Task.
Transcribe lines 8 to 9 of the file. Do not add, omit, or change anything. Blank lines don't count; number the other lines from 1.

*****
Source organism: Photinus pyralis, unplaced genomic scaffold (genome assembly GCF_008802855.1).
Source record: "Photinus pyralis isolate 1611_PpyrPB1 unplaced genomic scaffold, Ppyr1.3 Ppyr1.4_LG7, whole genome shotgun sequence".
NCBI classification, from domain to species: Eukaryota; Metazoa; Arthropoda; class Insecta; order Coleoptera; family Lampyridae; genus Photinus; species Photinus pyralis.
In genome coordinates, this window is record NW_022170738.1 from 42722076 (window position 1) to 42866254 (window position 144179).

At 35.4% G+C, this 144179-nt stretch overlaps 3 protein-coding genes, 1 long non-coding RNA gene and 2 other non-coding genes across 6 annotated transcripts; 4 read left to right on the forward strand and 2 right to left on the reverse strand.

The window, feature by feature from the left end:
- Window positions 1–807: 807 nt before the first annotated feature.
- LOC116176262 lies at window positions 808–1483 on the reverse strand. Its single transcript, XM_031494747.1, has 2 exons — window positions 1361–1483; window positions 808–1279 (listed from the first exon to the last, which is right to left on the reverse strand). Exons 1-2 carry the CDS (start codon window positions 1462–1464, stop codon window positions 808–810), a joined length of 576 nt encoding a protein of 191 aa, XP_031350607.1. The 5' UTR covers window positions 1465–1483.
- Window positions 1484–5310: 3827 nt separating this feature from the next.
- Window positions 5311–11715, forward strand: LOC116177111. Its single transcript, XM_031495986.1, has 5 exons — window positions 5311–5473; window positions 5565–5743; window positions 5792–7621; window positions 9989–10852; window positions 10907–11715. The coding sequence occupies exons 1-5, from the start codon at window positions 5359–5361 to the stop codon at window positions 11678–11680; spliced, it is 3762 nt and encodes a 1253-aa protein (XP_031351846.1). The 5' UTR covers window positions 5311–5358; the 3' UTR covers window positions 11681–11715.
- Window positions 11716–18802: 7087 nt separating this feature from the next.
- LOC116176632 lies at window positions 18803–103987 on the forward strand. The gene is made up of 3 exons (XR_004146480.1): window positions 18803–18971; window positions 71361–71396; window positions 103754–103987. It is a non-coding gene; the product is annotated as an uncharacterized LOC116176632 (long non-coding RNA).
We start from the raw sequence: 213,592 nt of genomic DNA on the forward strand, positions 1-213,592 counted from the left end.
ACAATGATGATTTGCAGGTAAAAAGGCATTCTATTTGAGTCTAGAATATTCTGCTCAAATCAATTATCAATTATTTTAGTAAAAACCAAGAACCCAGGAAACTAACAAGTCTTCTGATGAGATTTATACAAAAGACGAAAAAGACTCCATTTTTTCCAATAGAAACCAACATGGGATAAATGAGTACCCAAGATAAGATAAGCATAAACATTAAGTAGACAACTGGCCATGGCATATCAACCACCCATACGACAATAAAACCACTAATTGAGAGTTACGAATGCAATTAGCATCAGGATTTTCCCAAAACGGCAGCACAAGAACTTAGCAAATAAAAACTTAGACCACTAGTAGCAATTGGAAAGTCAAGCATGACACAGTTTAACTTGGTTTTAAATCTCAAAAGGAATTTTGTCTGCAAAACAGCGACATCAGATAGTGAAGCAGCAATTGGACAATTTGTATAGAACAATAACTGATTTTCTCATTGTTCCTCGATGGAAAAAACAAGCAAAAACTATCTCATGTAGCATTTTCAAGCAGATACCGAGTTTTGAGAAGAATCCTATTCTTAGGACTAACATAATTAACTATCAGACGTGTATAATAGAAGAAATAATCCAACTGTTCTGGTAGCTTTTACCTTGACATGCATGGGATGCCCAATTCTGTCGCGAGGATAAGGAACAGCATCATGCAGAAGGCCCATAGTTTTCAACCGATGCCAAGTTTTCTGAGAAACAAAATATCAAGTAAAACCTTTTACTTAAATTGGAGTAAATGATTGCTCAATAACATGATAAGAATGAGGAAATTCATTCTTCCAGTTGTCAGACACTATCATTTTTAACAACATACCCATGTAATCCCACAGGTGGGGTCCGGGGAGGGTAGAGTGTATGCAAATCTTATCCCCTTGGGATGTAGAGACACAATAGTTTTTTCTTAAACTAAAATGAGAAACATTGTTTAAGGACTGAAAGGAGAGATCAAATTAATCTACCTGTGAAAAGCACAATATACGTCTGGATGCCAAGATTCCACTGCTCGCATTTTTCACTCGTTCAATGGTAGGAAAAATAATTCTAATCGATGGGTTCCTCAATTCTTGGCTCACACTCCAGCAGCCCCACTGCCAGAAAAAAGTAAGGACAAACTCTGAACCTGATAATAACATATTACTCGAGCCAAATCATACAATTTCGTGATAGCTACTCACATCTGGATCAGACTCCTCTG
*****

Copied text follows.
- LOC116176262 lies at window positions 808–1483 on the reverse strand. Its single transcript, XM_031494747.1, has 2 exons — window positions 1361–1483; window positions 808–1279 (listed from the first exon to the last, which is right to left on the reverse strand). Exons 1-2 carry the CDS (start codon window positions 1462–1464, stop codon window positions 808–810), a joined length of 576 nt encoding a protein of 191 aa, XP_031350607.1. The 5' UTR covers window positions 1465–1483.
- Window positions 1484–5310: 3827 nt separating this feature from the next.